Three CC Math Majors Receive NSF Research Fellowships
A current student and two recent Colorado College graduates have received National Science Foundation graduate research fellowships.
Lauren Shoemaker ’11, a double major in mathematics and biology, will embark on a Ph.D. program in ecology at the University of Colorado in the fall. Shoemaker carried out her senior thesis research on the sustainable management of reef fish at the National Marine Fisheries Service, part of the National Oceanic and Atmospheric Administration.
Sarah Wolff ’10, a soccer player who graduated magna cum laude with a mathematics degree, is a first-year graduate student in math at Dartmouth College. At her senior thesis presentation, her teammates showed up with a big banner that read: “Prove That Theorem!” It now hangs proudly in the math department student lounge.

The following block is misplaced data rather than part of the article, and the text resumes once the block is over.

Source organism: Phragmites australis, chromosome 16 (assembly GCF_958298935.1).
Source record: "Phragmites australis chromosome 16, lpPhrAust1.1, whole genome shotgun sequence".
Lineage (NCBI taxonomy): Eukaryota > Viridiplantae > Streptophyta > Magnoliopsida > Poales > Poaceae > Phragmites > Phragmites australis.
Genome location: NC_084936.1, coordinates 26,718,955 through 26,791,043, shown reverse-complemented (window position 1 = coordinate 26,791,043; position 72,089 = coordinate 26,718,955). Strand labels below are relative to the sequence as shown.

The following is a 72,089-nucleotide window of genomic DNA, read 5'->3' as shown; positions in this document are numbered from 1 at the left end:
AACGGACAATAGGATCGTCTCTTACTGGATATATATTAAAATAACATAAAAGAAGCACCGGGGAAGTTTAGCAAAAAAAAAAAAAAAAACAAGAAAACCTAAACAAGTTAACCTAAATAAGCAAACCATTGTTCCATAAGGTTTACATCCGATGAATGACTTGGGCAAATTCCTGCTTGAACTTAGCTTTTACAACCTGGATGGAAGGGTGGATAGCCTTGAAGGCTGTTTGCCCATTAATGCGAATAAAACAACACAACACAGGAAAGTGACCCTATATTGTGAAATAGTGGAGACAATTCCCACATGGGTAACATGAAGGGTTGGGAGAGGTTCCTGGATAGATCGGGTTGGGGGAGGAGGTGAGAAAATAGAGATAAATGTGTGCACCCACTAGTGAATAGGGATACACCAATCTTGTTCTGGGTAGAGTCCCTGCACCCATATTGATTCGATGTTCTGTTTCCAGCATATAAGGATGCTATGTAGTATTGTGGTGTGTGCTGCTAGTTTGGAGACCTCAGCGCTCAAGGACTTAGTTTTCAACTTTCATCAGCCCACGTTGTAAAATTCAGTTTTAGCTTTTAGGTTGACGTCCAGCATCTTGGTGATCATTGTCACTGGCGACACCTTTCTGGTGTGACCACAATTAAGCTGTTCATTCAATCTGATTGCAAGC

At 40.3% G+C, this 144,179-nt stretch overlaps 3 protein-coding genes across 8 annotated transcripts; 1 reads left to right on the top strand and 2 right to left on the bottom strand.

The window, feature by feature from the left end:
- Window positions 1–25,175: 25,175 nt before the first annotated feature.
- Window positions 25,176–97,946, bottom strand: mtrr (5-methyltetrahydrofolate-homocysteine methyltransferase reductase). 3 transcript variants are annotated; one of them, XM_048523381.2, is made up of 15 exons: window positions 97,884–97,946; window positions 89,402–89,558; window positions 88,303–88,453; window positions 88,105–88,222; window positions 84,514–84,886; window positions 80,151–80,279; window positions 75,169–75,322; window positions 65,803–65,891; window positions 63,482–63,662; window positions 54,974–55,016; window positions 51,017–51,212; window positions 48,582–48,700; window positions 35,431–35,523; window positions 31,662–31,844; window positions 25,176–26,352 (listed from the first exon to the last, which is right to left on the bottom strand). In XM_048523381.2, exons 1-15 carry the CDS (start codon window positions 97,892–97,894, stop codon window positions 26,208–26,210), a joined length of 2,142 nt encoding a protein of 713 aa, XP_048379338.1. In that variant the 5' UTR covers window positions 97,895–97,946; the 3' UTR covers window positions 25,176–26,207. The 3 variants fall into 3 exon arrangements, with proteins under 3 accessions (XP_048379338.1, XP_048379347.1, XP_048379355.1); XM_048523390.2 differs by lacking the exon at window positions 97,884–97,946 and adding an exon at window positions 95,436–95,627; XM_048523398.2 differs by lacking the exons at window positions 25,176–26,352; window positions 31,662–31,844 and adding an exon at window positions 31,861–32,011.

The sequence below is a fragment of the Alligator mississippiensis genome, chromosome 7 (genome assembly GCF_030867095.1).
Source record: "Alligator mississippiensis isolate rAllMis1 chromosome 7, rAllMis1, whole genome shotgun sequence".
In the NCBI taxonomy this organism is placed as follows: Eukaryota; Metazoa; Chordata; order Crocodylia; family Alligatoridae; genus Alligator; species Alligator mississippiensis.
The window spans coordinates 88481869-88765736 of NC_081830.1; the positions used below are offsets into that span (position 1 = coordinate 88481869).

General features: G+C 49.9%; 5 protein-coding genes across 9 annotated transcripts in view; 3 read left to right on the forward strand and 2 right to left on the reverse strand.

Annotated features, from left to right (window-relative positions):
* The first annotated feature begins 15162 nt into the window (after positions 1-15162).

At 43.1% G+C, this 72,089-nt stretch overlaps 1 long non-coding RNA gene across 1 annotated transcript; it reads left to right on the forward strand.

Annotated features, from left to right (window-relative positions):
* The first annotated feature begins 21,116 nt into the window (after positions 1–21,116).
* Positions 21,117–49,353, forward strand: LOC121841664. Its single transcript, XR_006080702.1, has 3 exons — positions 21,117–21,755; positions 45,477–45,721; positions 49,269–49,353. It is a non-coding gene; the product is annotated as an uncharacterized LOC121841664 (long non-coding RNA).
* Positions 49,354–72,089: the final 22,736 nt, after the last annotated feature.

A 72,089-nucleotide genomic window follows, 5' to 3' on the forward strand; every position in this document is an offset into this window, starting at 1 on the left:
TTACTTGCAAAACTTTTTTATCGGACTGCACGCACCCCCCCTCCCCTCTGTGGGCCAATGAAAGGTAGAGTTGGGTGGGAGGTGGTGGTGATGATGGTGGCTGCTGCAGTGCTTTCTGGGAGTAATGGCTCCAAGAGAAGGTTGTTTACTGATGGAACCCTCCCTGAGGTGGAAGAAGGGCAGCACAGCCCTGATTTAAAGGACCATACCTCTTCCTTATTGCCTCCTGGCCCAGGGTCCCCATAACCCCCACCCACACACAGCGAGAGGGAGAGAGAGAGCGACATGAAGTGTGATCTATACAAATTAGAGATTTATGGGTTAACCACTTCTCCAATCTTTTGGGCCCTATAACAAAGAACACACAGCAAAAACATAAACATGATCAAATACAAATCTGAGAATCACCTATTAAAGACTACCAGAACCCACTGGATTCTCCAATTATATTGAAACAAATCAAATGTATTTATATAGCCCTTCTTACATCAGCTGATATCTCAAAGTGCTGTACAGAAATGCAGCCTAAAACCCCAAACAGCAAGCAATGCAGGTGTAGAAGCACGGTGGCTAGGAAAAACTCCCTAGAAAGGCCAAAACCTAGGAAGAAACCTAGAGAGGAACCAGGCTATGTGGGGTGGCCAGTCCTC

Jess Coyle ’08, who graduated magna cum laude with degrees in biology and mathematics, is a first-year graduate student in ecology at the University of North Carolina. She spent a year before graduate school teaching at a school for HIV orphans in Malawi.
“These NSF fellowships are very prestigious, so for three students from a small college to get them in one year is a really amazing accomplishment,” said David Brown, associate math professor. “It is a real testament to the talent of our students and to the educational opportunities available at Colorado College. It is a privilege to work with bright young scientists like these, and we couldn’t be prouder of them.
The program recognizes and supports outstanding graduate students in NSF-supported science, technology, engineering, and mathematics disciplines who are pursuing research-based masters’ and doctoral degrees. Past fellows include numerous Nobel Prize winners, U.S. Secretary of Energy Steven Chu, Google founder Sergey Brin and “Freakonomics” co-author Steven Levitt.